Update: The Centers for Medicare & Medicaid Services (CMS) announced a new short-term special enrollment period from March 15 to April 30, 2015, giving people in 37 states more time to sign up for 2015 health insurance coverage through Healthcare.gov. Act soon to secure health care coverage for you and your family, and to avoid a tax penalty for 2015. For more information, click here. Check your state marketplace website for updates regarding state-run exchange special enrollment periods.
We’re now less than a week away from the end of open enrollment under the Affordable Care Act. The government’s most recent report shows that more than 7.1 million people have selected or re-enrolled in a health plan through Healthcare.gov since open enrollment started on November 15th. When factoring in the 2.4 million people using state-run exchanges, 9.5 million people have signed up for coverage.
Still, millions more remain uninsured.
The cost of health insurance continues to be a barrier for many people, especially middle-income families who earn too much to qualify for a subsidy to help lower the cost of coverage. As a result, some choose to forgo health insurance all together.
It can be tough to fit extra expenses into our budgets. But before you write off the idea of buying health insurance before open enrollment ends, consider the following five points.
1. Your financial risk. Under the health law, remaining uninsured now comes with tax penalties, and they’re increasing this year. If during 2015 you go without health insurance, you’ll pay the greater of $325 per adult or 2% of your household’s taxable income – that’s anything above the tax filing threshold of roughly $10,300 for an individual and about $20,600 for a married couple. That means if you’re single, earning $42,000 per year, you’ll be on the hook for a fine of about $634 for 2015 if you remain uninsured this year.
Then there’s the matter of getting sick or injured. An appendectomy can easily run $16,000 between hospital and doctor bills. The average cost of an MRI in the U.S. is more than $1,100. A more serious diagnosis requiring surgery and ongoing treatment can run into the tens and even hundreds of thousands of dollars.
If you incur medical costs and have any assets to your name, providers can go after them if you’re unable to settle-up.
You can check out the TurboTax Health tool to compare the cost of a penalty vs. the price of health insurance to weigh your options.
2. Tax benefits of insurance at work. If you or your spouse has access to employer-based coverage, that’s often your best bet, even if it seems pricey.
Benefits offered on the job are tax free. That means if 30% of your income goes to taxes, you’ll pay just 70% of your portion of work-based health insurance costs. And remember that when your employer offers coverage, you generally won’t qualify for a premium tax credit to buy insurance through the Marketplace.
3. Shop the Marketplace. If you don’t have access to coverage at work, take a look at the policies being sold on the government Marketplaces.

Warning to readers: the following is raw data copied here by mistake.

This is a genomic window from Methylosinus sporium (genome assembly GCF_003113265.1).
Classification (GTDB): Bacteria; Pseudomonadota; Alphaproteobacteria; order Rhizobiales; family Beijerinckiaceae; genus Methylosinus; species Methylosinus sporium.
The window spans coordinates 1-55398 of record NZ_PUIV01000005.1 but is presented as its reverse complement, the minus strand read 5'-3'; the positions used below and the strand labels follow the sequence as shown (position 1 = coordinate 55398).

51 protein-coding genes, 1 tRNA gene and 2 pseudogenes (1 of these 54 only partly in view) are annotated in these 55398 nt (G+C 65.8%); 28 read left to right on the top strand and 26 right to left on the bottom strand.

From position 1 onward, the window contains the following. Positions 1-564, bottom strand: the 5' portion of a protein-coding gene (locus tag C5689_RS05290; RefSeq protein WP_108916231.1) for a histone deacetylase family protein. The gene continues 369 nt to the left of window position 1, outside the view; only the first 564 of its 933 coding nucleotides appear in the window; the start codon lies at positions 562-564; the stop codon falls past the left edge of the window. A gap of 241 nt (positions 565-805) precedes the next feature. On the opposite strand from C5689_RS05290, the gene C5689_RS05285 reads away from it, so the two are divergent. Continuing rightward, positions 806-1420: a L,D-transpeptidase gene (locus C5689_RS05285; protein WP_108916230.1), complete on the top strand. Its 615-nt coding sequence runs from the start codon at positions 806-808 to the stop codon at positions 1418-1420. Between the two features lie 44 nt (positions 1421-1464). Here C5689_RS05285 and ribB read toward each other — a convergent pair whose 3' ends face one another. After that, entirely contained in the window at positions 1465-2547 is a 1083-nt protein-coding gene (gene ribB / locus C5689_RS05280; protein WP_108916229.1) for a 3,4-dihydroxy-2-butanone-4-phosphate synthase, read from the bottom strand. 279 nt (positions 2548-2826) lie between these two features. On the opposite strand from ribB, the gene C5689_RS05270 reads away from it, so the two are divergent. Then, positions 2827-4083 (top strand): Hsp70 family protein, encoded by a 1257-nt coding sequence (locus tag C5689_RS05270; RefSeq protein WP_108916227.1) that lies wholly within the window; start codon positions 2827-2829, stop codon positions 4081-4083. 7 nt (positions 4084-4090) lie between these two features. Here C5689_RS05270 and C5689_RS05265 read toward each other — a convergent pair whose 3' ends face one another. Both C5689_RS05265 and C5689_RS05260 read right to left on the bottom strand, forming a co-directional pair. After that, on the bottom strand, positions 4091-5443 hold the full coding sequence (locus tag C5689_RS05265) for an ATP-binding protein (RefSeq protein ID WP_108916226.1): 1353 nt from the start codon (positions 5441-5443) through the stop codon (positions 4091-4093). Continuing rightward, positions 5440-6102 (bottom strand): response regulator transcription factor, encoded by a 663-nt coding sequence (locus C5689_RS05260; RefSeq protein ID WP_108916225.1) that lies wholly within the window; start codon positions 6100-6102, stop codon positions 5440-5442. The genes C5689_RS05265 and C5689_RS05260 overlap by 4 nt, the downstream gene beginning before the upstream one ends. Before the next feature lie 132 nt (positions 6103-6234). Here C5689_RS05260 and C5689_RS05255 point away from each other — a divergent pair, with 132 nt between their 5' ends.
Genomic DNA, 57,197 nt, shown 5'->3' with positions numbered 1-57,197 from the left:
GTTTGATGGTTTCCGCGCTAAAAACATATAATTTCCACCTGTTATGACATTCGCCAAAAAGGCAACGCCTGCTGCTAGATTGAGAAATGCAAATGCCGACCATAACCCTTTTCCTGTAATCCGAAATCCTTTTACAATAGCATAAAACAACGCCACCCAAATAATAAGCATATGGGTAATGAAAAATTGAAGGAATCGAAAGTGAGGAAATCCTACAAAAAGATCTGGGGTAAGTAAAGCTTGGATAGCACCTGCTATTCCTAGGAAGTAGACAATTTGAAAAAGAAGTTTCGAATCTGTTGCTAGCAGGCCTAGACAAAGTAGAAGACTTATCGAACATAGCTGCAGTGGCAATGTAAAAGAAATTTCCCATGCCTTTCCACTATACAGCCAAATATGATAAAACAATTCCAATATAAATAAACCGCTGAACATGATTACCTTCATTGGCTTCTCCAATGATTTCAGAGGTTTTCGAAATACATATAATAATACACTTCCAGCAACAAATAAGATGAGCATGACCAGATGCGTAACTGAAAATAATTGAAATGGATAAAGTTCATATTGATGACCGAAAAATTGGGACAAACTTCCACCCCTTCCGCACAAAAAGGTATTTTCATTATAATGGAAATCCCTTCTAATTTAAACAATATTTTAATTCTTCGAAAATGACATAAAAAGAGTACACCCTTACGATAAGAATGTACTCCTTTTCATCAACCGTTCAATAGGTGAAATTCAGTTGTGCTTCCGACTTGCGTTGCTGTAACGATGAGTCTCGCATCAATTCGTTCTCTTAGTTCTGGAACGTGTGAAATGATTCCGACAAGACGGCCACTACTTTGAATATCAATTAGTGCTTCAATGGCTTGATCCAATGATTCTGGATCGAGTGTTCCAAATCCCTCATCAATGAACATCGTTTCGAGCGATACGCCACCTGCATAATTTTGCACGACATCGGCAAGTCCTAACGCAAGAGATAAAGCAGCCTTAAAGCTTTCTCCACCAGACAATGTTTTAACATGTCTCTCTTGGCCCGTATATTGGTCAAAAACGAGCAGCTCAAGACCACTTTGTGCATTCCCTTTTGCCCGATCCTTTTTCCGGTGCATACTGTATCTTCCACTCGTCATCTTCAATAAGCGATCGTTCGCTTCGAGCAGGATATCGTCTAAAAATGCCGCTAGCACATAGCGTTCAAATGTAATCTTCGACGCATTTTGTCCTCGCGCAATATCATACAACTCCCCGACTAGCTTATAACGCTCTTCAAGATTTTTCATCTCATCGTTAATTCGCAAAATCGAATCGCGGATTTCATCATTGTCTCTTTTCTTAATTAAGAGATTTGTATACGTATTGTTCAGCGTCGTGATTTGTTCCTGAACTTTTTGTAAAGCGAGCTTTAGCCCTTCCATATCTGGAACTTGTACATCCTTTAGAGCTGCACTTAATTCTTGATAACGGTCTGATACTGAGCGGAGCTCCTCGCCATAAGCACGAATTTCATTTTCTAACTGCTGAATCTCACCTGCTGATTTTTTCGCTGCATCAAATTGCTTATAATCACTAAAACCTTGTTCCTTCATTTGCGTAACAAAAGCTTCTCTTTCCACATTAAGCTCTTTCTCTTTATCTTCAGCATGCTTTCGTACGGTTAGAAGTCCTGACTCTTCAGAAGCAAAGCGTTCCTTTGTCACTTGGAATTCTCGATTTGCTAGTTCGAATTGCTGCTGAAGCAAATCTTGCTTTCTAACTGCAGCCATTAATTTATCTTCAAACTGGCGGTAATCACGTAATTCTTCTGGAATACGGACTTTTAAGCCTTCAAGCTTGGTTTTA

The health care reform law provides subsidies to help lower the cost of insurance for individuals making as much as $46,680 and families of four making up to $95,400 per year. The less you make the more help is available to you. Nearly 8 in 10 people with marketplace coverage now will be able to find a health plan for 2015 costing $100 or less per month.
4. Look outside government exchanges. If you earn too much to qualify for a tax credit, expand your search for health insurance beyond the government-run marketplaces to explore your options.
A recent analysis of health plans sold in 33 states by eHealth found that compared to Healthcare.gov, consumers who shopped on eHealth had more than 1,900 additional health insurance plans to choose from.
You can work with an insurance agent in your area to explore your options at no additional cost. Find one who sells health plans both on and off the marketplace at the National Association of Health Underwriters: http://www.nahu.org/consumers.
5. Don’t forget new benefits. Finally, when assessing the cost of going uninsured, keep in mind the new benefits health plans must offer, and their potential cost savings.
For example, certain preventive services, such as flu shots, screenings and annual physicals must be covered without additional cost at the time of your visit. And, some health plans choose to waive cost-sharing for common generic drugs.
Insurers negotiate with doctors and hospitals to provide lower costs than you would generally get on your own.
And, the law requires plans to cap out-of-pocket spending this year at $6,600 a year for individuals and $13,200 for families. Sure, that’s a lot of money, but it limits your financial exposure in a worst-case scenario.
For more information about how the Affordable Care Act impacts you and your finances, visit TurboTax Health.